NBA·NBA FINALS

Raptors' minor-league team has paid big dividends in championship pursuit

The Raptors 905, the team's G League franchise, has been Toronto's ace in the hole when it comes to helping grow late draft picks into playoff performers.

The 905 of G League have helped in development of Siakam, VanVleet and Powell

The Raptors 905, which plays out of neighbouring Mississauga, is Toronto's affiliate in the NBA's developmental G League. (Frank Gunn/Canadian Press)

Great things often grow from humble beginnings.

The same can be said of some of the Toronto Raptors' most significant contributors during this historic run to the NBA Finals. The Raptors 905, the team's G League franchise, has been Toronto's ace in the hole when it comes to helping grow late draft picks into playoff performers.

Norman Powell was selected 46th overall in the 2015 NBA draft, a spot where the majority of selected players rarely enjoy long-term NBA careers. Toronto drafted Pascal Siakam with the No. 27 pick in 2016, though like Powell he was ranked in the mid-40s by many analysts. Fred VanVleet went undrafted in 2016 before the Raptors signed him to a training camp deal.

Players with such low expectations upon entering the league rarely make meaningful contributions. Yet all three have been crucial to Toronto's title shot.

Both Raptors guard Fred VanVleet, left, and head coach Nick Nurse, right, spent time in the G League. (Gregory Shamus/Getty Images)

"Those [three] are people that are now part of a system and are ingrained in what is now Raptors' culture," said Jama Mahlalela, the 905's head coach. "For them, it began early in their careers with the 905. It helped to really formulate who they are as Raptors now."

After being drafted by the Raptors, all three of Powell, Siakam, and VanVleet spent time with Toronto's development affiliate.

Based in Mississauga, Ont., the 905 have enjoyed success since its inaugural season in 2015, winning the championships in 2017 and advancing to the league final in 2018.

"[The G League is] a chance to develop your game and gain confidence," said Chad Sanders, the 905's general manager. "It's better than sitting toward the end of the bench and not getting a constant role, constant time on the court. This allows the team to go right up the stream. We run the same offence, the same schemes [as the Raptors]. It gives them a chance to go out there and play with a team and stay fresh and stay ready and develop."

In 2015-16, Powell averaged 24.9 points in his eight games in the G League. When the 905 won the championship the following season, Siakam was named MVP of the final. He put up numbers similar to his numbers so far during this NBA playoff run — averaging 18.0 points, 7.9 rebounds and 2.4 assists per game. Not to be outdone, VanVleet averaged 22.0 points, 6.0 rebounds and 11.5 assists in that same championship series.

"Those players can be put in big situations, and yes, the G League playoffs are not the same as the NBA playoffs," Mahlalela said. "But there's pressure, there's responsibility, there's coverages, there's understanding what's on the floor.

"Them getting reps there as a sort of a nice practice ground, it's served them well. Fred returned to glory finding his shot again. It comes from experience. It comes from doing it more times than other people have. He's had games where he's made big shots. [The 905] is a good example of that for him."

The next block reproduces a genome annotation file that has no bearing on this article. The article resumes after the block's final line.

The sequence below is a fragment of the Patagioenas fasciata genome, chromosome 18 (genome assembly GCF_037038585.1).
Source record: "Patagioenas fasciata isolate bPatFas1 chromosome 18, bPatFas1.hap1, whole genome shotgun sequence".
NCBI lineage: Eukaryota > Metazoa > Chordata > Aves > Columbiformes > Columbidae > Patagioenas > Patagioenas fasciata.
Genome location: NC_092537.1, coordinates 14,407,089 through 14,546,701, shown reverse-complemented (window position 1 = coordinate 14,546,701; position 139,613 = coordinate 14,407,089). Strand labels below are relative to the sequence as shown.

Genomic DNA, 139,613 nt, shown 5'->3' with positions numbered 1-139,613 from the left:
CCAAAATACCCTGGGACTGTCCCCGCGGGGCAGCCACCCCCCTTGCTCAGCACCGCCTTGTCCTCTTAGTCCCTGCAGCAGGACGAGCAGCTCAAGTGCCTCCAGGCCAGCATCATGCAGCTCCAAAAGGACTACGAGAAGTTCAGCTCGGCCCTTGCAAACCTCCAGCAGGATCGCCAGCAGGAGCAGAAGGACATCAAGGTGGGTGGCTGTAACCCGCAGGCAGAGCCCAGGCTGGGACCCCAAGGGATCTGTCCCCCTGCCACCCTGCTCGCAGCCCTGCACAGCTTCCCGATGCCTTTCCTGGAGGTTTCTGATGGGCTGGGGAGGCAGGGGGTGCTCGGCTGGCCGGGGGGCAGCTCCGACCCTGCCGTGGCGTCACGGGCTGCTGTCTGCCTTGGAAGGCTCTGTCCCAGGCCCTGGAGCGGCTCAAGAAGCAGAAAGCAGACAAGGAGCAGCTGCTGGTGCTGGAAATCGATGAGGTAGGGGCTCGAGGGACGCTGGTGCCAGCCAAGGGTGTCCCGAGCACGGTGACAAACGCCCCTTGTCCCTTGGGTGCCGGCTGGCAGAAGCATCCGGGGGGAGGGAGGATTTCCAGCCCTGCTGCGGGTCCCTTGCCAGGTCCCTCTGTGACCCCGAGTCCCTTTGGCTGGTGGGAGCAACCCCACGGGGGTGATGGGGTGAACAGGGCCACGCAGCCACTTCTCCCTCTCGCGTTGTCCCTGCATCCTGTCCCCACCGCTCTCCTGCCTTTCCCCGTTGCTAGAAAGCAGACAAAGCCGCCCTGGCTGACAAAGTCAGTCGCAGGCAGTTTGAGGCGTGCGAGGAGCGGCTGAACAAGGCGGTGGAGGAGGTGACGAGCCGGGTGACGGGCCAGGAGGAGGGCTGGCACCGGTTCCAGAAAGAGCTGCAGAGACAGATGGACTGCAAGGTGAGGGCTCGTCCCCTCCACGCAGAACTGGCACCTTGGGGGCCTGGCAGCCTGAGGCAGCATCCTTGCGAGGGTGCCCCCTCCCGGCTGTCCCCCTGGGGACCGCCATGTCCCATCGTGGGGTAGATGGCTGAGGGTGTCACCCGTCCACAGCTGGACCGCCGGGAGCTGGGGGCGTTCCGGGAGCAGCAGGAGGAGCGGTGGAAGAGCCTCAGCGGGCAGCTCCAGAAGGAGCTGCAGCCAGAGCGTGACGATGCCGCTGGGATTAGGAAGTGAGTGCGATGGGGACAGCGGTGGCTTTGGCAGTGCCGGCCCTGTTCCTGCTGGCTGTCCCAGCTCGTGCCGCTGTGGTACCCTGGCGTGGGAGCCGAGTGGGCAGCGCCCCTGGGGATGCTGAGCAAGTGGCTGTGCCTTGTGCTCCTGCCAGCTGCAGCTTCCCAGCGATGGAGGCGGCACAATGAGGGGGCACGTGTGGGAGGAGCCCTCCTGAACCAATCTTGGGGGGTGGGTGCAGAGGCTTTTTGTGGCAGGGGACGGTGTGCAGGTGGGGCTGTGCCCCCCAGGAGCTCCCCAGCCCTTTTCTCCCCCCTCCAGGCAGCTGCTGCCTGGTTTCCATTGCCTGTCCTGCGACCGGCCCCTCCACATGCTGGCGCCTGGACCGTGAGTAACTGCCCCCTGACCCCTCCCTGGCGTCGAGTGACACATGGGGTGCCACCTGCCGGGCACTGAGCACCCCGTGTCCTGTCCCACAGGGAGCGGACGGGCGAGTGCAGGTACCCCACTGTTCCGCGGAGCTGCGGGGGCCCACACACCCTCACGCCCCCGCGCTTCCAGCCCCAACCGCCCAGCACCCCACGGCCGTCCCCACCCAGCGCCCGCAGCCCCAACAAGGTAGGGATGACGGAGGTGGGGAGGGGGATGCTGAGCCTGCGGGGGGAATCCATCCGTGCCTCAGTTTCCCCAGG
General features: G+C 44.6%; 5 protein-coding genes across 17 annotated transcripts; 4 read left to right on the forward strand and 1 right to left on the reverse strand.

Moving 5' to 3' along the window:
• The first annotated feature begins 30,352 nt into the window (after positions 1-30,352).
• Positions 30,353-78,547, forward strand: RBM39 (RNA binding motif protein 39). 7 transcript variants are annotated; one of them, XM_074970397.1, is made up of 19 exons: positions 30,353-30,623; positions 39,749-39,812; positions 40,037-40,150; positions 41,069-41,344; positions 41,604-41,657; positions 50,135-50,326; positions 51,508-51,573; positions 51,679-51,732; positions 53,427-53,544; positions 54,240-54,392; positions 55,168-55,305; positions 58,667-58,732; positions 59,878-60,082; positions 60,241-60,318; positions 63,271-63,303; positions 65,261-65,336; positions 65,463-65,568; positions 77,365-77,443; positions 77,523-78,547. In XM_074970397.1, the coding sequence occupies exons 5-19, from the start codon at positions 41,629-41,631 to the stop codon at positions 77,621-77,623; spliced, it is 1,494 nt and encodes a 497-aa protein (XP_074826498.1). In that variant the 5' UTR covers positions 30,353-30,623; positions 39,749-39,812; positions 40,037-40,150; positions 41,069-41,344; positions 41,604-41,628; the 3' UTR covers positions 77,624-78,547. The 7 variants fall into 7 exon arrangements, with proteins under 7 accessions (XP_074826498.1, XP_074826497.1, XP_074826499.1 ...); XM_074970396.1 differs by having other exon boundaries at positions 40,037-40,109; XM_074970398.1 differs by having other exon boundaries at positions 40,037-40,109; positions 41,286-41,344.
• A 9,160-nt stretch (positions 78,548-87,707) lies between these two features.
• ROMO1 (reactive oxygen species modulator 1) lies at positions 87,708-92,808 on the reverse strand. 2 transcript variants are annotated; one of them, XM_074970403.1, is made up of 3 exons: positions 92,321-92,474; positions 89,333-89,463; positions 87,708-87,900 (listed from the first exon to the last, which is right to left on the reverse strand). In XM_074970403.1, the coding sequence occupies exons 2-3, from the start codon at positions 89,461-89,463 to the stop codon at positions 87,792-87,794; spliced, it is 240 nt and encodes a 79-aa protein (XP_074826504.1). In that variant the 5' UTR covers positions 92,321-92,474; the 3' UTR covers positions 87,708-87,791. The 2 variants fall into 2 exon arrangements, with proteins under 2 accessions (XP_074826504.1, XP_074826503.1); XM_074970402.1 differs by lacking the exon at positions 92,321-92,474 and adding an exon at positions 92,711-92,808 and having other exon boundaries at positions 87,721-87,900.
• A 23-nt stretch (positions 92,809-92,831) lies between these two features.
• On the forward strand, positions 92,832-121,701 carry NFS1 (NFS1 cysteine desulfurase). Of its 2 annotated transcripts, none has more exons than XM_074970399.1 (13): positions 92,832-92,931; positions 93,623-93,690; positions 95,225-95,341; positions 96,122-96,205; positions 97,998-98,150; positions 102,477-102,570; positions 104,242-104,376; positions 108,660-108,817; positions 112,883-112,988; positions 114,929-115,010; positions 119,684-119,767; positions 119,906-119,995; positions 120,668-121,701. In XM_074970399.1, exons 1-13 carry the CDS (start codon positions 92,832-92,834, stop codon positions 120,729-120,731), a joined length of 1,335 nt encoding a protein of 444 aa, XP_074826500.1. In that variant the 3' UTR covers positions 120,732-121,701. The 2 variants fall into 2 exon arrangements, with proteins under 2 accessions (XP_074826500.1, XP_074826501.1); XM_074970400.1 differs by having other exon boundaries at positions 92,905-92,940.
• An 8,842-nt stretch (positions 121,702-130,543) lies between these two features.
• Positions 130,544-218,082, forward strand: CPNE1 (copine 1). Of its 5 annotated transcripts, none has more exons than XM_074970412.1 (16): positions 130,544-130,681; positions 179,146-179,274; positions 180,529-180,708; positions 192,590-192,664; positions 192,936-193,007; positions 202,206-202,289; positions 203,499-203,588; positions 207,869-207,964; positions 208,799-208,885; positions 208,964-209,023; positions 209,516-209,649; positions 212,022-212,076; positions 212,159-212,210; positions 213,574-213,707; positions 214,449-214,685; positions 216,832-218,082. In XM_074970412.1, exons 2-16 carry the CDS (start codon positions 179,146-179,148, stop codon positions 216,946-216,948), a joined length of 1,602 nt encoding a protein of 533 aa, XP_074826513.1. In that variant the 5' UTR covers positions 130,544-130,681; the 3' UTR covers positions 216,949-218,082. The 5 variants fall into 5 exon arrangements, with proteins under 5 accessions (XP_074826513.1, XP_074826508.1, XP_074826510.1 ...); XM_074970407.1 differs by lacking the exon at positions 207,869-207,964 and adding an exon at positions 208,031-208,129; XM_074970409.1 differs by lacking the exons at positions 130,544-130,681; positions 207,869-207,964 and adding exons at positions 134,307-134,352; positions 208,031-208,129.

"We talk about the playoffs, and their experiences they had with the 905," Sanders said. "They've been to the playoffs, winning a G League championship. And now just a couple years later, a chance to try to repeat that at this new level is really incredible."

The story doesn't end with Powell, Siakam, and VanVleet. The 905 continues to pump talent into the NBA. This year, Canadian Chris Boucher became the first player in history to win the G League MVP and defensive player of the year in the same year. Malcolm Miller is a sweet-shooting wing who has been with the 905 for two seasons. Both were signed to the Raptors roster before the playoff run.

A year ago, Alfonzo McKinnie, left, was playing for the Raptors 905. Now he's playing against the big club as a member of the Golden State Warriors in the NBA Finals. (Associated Press)

"There's a clear line that's drawn between the 905 team and the Raptors team," Mahlalela said. "Fred and Pascal and Delon [Wright] and Norm were the early guys, the first guys to walk that line. But now this next generation is coming through. They've seen the path. They're on the same path. They can get there in a year or two from now. It can be the exact same process. "

"For both of those guys [Boucher and Miller] I think the opportunity's there," Sanders said.

The G League connections extend yet further. Toronto's Danny Green played in what was then the D-League in 2010-11. On the other side of the court, Alfonzo McKinnie has become a key contributor for the Warriors after spending last season as an affiliate player starting for the Raptors 905. Toronto head coach Nick Nurse won G League championships coaching the Iowa Energy in 2011 and the Rio Grande Valley Vipers in 2013.

However, the three of Powell, Siakam, and VanVleet are the crown jewels of the 905 system. If the Raptors are going to beat the Warriors, Powell, Siakam, and VanVleet will need to duplicate their dominant performances of yesteryear with the Raptors 905.

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